CAR-plus: Irish biotech re­cruits Kite alum Chris Now­ers to prep dual-tar­get­ing NK cell ther­a­py for the clin­ic

Soon af­ter Chris Now­ers left Cell Med­ica — fresh­ly re­brand­ed Ku­ur Ther­a­peu­tics — in Feb­ru­ary, the Kite Phar­ma alum was in­tro­duced to an­oth­er cell ther­a­py play­er.

Chris Now­ers

The ba­sic idea of build­ing an off-the-shelf al­lo­gene­ic plat­form with a CAR-NK ap­proach was fa­mil­iar to him, rid­ing on the same wave as Take­da, J&J-backed Fate, Nkar­ta and oth­ers. But then there was some­thing else that stood out: a mem­brane-bound TNF re­lat­ed apop­to­sis in­duc­ing lig­and vari­ant, or TRAIL vari­ant, that’s al­so en­gi­neered on­to the NK cell for a dual-tar­get­ed at­tack.

It was in­trigu­ing enough for him to take on the CEO role at ONK Ther­a­peu­tics, which is tak­ing the wraps off an $8 mil­lion round de­signed to fund the pre­clin­i­cal work that will pave the way for an IND in two years’ time.

“I’ve had a lit­tle bit of a bap­tism of fire,” he told End­points News.

De­spite not be­ing able to meet Michael O’Dwyer, the CSO and a pro­fes­sor at Na­tion­al Uni­ver­si­ty of Ire­land Gal­way and the team he’s lead­ing there, he added, they have a “great part­ner­ship.”

“Michael knows the sci­ence very very thor­ough­ly,” Now­ers said. “So he’s been send­ing me clin­i­cal pa­pers and da­ta so that I can get up to speed rapid­ly.”

Michael O’Dwyer

The TRAIL vari­ant, ONK’s the­o­ry goes, adds a sec­ond mech­a­nism of cy­to­tox­i­c­i­ty that en­gages the death re­cep­tor path­way and re­mains un­af­fect­ed by anti­gen loss.

Both of the biotech’s lead pro­grams in­cor­po­rate pret­ty stan­dard CARs, the first go­ing af­ter CD19 for re­lapsed/re­frac­to­ry B cell ma­lig­nan­cies and the sec­ond de­ploy­ing an op­ti­mized CD38 CAR to treat pa­tients re­lapsed/re­frac­to­ry mul­ti­ple myelo­ma. Com­ing up be­hind them is a sol­id tu­mor can­di­date that hits MUC1.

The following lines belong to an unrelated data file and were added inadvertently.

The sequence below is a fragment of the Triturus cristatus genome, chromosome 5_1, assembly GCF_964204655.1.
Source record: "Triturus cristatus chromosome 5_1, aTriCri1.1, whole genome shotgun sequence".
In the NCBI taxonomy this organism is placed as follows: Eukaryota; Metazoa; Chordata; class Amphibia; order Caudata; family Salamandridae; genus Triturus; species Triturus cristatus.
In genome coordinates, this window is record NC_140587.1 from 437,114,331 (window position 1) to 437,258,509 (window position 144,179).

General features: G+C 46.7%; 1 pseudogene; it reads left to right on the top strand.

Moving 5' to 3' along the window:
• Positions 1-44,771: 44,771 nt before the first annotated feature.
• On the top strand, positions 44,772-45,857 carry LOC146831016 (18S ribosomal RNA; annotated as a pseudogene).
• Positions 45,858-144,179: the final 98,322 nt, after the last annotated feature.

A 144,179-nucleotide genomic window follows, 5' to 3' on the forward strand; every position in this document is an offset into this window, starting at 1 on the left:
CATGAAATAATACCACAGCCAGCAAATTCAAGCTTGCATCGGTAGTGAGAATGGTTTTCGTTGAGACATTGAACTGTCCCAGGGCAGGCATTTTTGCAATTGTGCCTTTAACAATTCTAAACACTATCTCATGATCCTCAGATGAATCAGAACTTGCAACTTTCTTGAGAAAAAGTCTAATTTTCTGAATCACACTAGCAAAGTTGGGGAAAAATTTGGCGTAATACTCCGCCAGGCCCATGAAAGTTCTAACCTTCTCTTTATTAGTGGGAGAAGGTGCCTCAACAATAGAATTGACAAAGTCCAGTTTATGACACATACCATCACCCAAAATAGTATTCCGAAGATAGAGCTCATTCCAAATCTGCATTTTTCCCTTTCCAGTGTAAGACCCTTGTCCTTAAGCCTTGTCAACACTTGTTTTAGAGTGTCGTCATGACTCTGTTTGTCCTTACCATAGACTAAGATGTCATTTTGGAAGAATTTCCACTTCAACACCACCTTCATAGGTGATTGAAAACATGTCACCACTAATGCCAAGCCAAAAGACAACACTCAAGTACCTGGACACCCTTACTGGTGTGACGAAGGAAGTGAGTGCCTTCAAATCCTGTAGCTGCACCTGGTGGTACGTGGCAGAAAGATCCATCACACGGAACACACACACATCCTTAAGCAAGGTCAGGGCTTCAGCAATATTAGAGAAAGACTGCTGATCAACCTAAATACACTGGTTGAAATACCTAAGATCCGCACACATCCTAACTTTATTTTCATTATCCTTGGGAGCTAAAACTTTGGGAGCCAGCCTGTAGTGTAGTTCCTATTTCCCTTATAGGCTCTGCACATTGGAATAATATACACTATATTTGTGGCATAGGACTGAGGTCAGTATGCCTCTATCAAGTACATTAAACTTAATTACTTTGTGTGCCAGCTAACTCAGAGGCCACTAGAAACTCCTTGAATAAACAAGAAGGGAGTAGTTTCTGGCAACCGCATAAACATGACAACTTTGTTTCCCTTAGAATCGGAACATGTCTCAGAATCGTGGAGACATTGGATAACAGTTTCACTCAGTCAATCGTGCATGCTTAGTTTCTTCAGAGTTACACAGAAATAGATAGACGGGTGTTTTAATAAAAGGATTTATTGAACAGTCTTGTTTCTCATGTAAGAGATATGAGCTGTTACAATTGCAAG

This unique CAR-plus ap­proach, Now­ers be­lieve, will be key to a fast fol­low­er like ONK while oth­er com­pa­nies are ex­plor­ing sim­i­lar sci­ence.

Hav­ing built up a team of 8 since 2015, O’Dwyer is look­ing to hire two more sci­en­tists in the Gal­way lab while Now­ers ex­pands the C-suite with a chief op­er­at­ing of­fi­cer, ex­pect­ing rapid growth in the com­ing year.

“Since the ini­tial trans­for­ma­tive da­ta of au­tol­o­gous CAR-T ther­a­py, which re­al­ly was a step change, I think the field is re­al­ly ac­cel­er­at­ing,” he said.

New York-based Acorn Bioven­tures is pro­vid­ing the fu­el for ONK’s next move, along­side cur­rent share­hold­ers in­clud­ing Azur Phar­ma founder Sea­mus Mul­li­gan.

Bob Bradway, Amgen CEO (Scott Eisen/Bloomberg via Getty Images)

Am­gen bel­lies back up to the M&A ta­ble for an­oth­er biotech buy­out, this time with a $2.5B deal for an­ti­body play­er

Five months after Amgen CEO Bob Bradway stepped up to the M&A table and acquired Five Prime for $1.9 billion, following up with the smaller Rodeo acquisition, he’s gone back in for another biotech buyout.

This time around, Amgen is paying $900 million cash while committing up to $1.6 billion in milestones to bag the privately held Teneobio, an antibody drug developer that has expertise in developing new bispecifics and multispecifics. In addition, Amgen cited Teneobio’s “T-cell engager platform, which expands on Amgen’s existing leadership position in bispecific T-cell engagers by providing a differentiated, but complementary, approach to Amgen’s current BiTE platform.”

Endpoints News

Keep reading Endpoints with a free subscription

Unlock this story instantly and join 112,800+ biopharma pros reading Endpoints daily — and it's free.

How one start­up fore­told the neu­ro­science re­nais­sance af­ter '50 years of shit­show'

In the past couple of years, something curious has happened: Pharma and VC dollars started gushing into neuroscience research.

Biogen’s controversial new Alzheimer’s drug Aduhelm has been approved on the basis of removing amyloid plaque from the brain, but the new neuro-focused pharma and biotechs have much loftier aims. Significantly curbing or even curing the most notorious disorders would prove the Holy Grail for a complex system that has tied the world’s best drug developers in knots for decades.

Endpoints Premium

Premium subscription required

Unlock this article along with other benefits by subscribing to one of our paid plans.

Ryan Watts, Denali CEO

De­nali slips as a snap­shot of ear­ly da­ta rais­es some trou­bling ques­tions on its pi­o­neer­ing blood-brain bar­ri­er neu­ro work